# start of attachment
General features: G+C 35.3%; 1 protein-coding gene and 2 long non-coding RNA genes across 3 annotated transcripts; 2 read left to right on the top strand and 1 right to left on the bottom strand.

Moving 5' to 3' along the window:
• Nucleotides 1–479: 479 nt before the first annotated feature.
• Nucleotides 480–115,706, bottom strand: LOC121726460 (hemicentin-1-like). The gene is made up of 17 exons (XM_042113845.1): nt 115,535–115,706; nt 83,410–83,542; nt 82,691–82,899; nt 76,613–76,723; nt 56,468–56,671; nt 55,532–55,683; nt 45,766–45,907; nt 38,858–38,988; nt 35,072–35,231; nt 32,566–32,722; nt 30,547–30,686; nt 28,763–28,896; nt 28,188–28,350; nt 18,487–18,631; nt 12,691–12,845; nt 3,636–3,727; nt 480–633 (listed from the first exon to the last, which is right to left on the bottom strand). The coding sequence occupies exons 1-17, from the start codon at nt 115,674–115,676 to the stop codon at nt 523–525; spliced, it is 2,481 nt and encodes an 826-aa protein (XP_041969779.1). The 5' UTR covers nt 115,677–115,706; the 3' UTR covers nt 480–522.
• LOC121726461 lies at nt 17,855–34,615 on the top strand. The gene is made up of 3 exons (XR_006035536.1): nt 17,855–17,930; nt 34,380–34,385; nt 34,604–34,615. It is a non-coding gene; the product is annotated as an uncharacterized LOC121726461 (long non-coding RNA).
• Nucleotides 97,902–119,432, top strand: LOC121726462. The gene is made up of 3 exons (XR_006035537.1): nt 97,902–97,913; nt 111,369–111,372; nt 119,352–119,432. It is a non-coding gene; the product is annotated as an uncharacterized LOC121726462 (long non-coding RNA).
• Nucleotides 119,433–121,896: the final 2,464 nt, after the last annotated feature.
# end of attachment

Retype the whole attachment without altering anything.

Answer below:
General features: G+C 35.3%; 1 protein-coding gene and 2 long non-coding RNA genes across 3 annotated transcripts; 2 read left to right on the top strand and 1 right to left on the bottom strand.

Moving 5' to 3' along the window:
• Nucleotides 1–479: 479 nt before the first annotated feature.
• Nucleotides 480–115,706, bottom strand: LOC121726460 (hemicentin-1-like). The gene is made up of 17 exons (XM_042113845.1): nt 115,535–115,706; nt 83,410–83,542; nt 82,691–82,899; nt 76,613–76,723; nt 56,468–56,671; nt 55,532–55,683; nt 45,766–45,907; nt 38,858–38,988; nt 35,072–35,231; nt 32,566–32,722; nt 30,547–30,686; nt 28,763–28,896; nt 28,188–28,350; nt 18,487–18,631; nt 12,691–12,845; nt 3,636–3,727; nt 480–633 (listed from the first exon to the last, which is right to left on the bottom strand). The coding sequence occupies exons 1-17, from the start codon at nt 115,674–115,676 to the stop codon at nt 523–525; spliced, it is 2,481 nt and encodes an 826-aa protein (XP_041969779.1). The 5' UTR covers nt 115,677–115,706; the 3' UTR covers nt 480–522.
• LOC121726461 lies at nt 17,855–34,615 on the top strand. The gene is made up of 3 exons (XR_006035536.1): nt 17,855–17,930; nt 34,380–34,385; nt 34,604–34,615. It is a non-coding gene; the product is annotated as an uncharacterized LOC121726461 (long non-coding RNA).
• Nucleotides 97,902–119,432, top strand: LOC121726462. The gene is made up of 3 exons (XR_006035537.1): nt 97,902–97,913; nt 111,369–111,372; nt 119,352–119,432. It is a non-coding gene; the product is annotated as an uncharacterized LOC121726462 (long non-coding RNA).
• Nucleotides 119,433–121,896: the final 2,464 nt, after the last annotated feature.